ISLAMABAD: The Supreme Court on Thursday asked the government to help it determine whether a federal law on protection against harassment of women at workplace enacted to honour international commitments should prevail or the provinces could also enact their own laws on the subject.
And if the federal law had to be implemented, then what would become of the 18th Amendment, which guaranteed provincial autonomy, the court asked.
“The 18th Amendment will become practically ineffective if the federal government adopts laws in view of different international conventions and treaties to which Pakistan is a signatory,” feared Justice Sajjad Ali Shah.
These questions came to the fore during the hearing of a suo motu case instituted after an acrimonious situation with a potential to vitiate the dignity of the judiciary as former federal ombudsperson for protection against harassment of women at workplace Yasmin Abbasi issued an arrest warrant for then senior puisne judge of the Lahore High Court Syed Mansoor Ali Shah.
Fate of 18th Amendment is linked with implementation of federal law, SC observes
“Come up with solutions,” Justice Sheikh Azmat Saeed directed the government while heading a three-judge SC bench.
“If we look at the easy way out, then it will create disaster for the future,” he said. “We need to weigh in the impact before deciding the matter, otherwise it is very easy to hand down a consensus order right now.”
Justice Saeed asked Attorney General Anwar Mansoor to assist the court in reaching a final decision.
The judge also asked Additional Attorney General (AAG) Sajid Ilyas Bhatti, who was representing the federal government, to furnish all available judgements of the superior judiciary on entries 32 and 58 of the federal legislative list.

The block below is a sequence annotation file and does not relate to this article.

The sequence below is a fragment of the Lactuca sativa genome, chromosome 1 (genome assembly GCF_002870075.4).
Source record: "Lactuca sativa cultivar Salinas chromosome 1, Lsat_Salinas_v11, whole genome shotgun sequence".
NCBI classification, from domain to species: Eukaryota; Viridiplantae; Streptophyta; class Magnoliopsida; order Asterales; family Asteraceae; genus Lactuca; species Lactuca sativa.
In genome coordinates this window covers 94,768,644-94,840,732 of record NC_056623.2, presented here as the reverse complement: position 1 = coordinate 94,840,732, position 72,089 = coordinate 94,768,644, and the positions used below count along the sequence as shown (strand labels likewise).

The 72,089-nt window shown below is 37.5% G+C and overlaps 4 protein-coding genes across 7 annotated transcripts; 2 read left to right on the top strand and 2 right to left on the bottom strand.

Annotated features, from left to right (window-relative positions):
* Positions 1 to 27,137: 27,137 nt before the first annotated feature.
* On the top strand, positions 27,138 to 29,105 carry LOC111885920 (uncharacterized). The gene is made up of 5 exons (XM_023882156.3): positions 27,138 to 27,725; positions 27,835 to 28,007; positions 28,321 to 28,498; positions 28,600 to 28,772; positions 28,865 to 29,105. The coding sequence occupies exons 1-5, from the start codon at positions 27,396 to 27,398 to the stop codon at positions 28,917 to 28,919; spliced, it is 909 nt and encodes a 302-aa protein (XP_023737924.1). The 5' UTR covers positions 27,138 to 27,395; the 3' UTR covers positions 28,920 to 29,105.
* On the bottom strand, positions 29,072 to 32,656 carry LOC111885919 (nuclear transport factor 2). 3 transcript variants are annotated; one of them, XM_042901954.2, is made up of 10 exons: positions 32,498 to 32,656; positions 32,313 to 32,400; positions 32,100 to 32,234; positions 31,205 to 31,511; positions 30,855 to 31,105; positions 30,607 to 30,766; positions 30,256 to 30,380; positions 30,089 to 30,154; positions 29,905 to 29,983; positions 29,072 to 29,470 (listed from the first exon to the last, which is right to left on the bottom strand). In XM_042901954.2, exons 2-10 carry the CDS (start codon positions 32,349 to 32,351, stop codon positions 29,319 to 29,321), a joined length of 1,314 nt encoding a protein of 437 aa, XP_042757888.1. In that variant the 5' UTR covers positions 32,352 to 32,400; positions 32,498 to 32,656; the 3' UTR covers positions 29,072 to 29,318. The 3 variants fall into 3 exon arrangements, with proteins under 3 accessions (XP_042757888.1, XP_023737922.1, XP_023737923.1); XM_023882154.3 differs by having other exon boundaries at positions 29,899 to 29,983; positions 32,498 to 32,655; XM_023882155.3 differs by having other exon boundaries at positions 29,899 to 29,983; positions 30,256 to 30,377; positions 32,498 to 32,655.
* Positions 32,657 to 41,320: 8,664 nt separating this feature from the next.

The entry 32 deals with the international treaties, conventions and agreements as well as international arbitration, whereas the entry 58 covers matters which under the constitution are within the legislative competence of the parliament or relate to the federation.
The court observed that while interpreting the issue, it had to be careful about possible consequences against the backdrop of 18th Amendment.
The controversy erupted after the subject of protection against harassment of women at workplace was placed under the social welfare department after the 18th Amendment. The law was enacted in line with different conventions under the International Labour Organisation, Convention on the Elimination of all Forms of Discrimination Against Women as well as the Beijing Conference 1995. Pakistan has ratified all the conventions.
Consequently, the provinces also enacted their own laws, except for Sindh. Though Punjab and Balochistan say that their laws are also applicable to the federal organisations working in the provinces, Khyber Pakhtunkhwa says that its law will have no jurisdiction over the federal offices in the province.
The AAG argued that the federal government could enact laws like the one on harassment of women at workplaces because Pakistan was a signatory to the international treaties.
Incumbent ombudsperson Kashmala Tariq requested the court to also involve the law ministry in the brainstorming since all amendments suggested by her office had been stuck up there.
Justice Saeed observed that the Supreme Court would endeavour to harmonise all the laws to develop clarity so that every complainant knew which bell to ring: whether to approach the federal organisation or the provincial.
The judge also highlighted the conflicting and overlapping jurisdiction between the federal and provincial laws on the same subject.
Published in Dawn, March 15th, 2019